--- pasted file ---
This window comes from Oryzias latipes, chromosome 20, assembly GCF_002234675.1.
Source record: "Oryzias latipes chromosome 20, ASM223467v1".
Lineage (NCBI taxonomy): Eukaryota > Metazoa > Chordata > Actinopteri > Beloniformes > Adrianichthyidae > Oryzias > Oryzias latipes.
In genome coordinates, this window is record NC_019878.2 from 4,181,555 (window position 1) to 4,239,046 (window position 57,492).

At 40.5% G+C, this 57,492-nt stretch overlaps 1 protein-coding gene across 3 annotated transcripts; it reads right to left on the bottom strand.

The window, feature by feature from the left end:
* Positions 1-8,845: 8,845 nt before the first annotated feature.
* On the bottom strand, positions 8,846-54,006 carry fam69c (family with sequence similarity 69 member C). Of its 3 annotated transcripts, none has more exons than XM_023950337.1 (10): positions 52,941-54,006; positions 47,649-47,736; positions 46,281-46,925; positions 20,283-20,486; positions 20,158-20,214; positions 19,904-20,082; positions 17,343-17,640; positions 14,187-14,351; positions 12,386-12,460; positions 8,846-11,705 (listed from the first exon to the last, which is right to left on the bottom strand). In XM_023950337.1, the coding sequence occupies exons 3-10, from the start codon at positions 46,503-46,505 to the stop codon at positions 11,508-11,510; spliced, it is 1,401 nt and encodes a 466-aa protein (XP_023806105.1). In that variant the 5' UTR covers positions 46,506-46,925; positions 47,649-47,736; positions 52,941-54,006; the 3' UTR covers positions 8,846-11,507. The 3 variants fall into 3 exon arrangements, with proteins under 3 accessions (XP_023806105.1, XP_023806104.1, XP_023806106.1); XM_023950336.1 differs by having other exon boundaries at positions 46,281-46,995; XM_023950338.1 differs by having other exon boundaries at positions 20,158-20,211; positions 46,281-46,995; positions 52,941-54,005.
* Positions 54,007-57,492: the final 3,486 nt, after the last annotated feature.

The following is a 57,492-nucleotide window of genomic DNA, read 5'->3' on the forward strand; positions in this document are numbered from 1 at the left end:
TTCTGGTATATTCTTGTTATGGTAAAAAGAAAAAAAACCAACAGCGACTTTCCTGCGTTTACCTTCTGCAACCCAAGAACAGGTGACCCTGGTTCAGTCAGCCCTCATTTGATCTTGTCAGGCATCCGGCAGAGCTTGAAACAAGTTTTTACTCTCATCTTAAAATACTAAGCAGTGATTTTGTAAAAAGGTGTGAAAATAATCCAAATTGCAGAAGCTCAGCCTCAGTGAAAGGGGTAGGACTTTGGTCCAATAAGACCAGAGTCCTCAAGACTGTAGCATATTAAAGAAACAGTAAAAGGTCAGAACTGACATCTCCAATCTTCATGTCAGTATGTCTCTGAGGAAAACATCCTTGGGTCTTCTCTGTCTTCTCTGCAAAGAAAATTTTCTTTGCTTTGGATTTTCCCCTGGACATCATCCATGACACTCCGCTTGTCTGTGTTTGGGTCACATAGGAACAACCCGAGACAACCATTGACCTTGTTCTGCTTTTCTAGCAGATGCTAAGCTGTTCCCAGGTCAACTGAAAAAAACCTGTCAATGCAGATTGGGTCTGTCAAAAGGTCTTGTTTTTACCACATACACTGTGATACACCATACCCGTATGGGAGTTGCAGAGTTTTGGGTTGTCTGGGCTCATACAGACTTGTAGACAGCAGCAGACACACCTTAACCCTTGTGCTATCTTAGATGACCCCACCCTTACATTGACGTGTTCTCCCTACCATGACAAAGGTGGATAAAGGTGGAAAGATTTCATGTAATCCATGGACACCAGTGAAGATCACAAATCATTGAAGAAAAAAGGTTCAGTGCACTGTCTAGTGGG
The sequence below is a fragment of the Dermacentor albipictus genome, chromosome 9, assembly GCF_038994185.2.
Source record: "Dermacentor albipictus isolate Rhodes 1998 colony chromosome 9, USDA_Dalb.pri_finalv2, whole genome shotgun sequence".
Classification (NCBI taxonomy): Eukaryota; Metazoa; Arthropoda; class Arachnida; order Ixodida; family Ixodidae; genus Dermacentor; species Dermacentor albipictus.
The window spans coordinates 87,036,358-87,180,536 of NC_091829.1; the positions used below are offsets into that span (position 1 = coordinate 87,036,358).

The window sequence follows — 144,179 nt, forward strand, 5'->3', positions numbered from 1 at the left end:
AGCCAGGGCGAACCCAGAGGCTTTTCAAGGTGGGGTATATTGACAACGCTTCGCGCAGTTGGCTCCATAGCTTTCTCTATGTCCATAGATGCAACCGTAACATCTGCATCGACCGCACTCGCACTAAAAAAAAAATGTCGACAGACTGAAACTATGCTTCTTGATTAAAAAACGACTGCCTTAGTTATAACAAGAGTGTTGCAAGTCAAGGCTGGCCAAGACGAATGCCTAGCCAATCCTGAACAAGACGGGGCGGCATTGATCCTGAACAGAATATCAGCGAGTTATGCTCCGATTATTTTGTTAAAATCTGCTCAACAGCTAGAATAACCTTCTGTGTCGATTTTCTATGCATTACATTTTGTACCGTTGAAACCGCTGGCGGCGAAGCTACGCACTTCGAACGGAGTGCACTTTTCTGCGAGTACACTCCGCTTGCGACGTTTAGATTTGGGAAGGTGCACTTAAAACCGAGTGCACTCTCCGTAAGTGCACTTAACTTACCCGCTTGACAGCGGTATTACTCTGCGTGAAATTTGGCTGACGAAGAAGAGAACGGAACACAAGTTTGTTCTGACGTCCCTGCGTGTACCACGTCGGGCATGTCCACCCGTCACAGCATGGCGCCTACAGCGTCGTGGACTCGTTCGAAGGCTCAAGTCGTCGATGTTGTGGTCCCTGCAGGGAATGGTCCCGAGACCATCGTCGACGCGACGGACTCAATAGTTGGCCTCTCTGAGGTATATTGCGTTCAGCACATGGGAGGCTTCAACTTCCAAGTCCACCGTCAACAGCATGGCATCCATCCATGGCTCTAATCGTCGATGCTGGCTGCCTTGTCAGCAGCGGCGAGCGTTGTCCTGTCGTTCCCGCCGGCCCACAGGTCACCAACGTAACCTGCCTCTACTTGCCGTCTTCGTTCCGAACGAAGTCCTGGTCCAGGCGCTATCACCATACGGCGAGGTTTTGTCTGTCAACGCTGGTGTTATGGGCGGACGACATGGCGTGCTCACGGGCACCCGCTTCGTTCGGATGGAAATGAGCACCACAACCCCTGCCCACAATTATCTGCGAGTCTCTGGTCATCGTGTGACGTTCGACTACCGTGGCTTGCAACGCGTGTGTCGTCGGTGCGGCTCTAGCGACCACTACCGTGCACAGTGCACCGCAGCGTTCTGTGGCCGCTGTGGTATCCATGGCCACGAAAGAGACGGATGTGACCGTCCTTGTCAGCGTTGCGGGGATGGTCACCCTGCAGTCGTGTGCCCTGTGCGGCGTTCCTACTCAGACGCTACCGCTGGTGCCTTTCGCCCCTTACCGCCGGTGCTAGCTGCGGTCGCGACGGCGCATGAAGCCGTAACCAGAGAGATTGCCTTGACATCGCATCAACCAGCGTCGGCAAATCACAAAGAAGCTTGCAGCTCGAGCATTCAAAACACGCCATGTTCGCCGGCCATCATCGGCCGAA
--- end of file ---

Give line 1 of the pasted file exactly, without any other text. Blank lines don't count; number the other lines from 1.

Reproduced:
This window comes from Oryzias latipes, chromosome 20, assembly GCF_002234675.1.